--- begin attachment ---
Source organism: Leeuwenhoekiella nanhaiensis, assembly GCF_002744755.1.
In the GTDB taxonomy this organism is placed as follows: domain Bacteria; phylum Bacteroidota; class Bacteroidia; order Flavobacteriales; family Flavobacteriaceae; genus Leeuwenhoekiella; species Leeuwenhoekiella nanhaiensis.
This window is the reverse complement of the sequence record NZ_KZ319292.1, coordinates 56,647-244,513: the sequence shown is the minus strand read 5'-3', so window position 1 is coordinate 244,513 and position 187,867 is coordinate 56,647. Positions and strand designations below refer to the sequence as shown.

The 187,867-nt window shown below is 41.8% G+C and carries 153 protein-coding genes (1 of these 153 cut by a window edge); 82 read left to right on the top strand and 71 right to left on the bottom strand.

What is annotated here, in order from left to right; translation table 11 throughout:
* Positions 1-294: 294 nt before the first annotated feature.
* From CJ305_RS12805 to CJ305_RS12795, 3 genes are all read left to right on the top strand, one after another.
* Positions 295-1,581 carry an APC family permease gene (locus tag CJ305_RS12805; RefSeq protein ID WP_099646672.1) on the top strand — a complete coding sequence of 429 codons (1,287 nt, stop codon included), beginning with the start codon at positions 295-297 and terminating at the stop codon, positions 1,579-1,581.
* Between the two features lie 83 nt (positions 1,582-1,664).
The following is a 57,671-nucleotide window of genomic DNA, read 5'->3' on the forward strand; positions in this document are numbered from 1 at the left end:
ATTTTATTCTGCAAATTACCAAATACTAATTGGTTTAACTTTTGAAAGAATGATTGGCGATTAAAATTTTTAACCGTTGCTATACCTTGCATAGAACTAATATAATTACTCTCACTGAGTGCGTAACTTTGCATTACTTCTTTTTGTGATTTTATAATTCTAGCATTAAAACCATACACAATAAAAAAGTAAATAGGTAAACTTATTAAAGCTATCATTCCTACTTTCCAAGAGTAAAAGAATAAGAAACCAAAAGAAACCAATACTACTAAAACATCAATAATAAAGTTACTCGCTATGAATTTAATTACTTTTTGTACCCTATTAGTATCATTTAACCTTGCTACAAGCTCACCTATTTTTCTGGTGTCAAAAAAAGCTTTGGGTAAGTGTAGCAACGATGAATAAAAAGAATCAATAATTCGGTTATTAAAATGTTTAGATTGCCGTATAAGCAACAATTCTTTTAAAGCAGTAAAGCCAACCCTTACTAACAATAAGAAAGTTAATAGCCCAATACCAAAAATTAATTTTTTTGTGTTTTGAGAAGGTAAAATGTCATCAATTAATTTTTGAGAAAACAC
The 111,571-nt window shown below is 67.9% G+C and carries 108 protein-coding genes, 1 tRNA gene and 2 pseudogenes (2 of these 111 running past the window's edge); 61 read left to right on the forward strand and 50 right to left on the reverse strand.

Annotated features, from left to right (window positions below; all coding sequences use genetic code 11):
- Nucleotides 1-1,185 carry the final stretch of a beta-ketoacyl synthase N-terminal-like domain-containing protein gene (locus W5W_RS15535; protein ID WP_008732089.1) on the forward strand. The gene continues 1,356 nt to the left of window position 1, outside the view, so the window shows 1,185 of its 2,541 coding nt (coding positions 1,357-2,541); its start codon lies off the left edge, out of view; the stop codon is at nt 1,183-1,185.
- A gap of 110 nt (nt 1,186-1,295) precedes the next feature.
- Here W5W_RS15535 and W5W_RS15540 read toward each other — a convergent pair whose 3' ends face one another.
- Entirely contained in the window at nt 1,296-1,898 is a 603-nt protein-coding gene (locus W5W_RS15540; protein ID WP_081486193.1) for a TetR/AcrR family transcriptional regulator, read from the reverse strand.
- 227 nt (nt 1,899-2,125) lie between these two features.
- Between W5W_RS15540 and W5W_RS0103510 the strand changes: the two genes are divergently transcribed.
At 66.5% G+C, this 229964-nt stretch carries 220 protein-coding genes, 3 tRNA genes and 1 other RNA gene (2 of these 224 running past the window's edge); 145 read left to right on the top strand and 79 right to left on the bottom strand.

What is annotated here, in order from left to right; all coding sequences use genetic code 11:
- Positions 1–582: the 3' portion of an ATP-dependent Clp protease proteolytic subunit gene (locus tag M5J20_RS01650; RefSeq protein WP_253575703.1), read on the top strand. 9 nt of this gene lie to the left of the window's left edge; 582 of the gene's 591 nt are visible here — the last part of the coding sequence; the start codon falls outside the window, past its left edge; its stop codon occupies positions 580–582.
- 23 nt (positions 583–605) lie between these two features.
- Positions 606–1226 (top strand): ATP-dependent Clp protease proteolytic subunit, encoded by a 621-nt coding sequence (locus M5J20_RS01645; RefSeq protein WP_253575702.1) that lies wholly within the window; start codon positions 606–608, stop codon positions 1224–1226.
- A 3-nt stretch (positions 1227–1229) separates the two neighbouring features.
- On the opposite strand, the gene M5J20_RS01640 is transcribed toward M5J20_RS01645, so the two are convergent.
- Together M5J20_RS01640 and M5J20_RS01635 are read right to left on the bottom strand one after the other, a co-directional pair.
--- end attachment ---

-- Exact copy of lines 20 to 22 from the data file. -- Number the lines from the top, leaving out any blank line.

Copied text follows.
At 66.5% G+C, this 229964-nt stretch carries 220 protein-coding genes, 3 tRNA genes and 1 other RNA gene (2 of these 224 running past the window's edge); 145 read left to right on the top strand and 79 right to left on the bottom strand.

What is annotated here, in order from left to right; all coding sequences use genetic code 11:
- Positions 1–582: the 3' portion of an ATP-dependent Clp protease proteolytic subunit gene (locus tag M5J20_RS01650; RefSeq protein WP_253575703.1), read on the top strand. 9 nt of this gene lie to the left of the window's left edge; 582 of the gene's 591 nt are visible here — the last part of the coding sequence; the start codon falls outside the window, past its left edge; its stop codon occupies positions 580–582.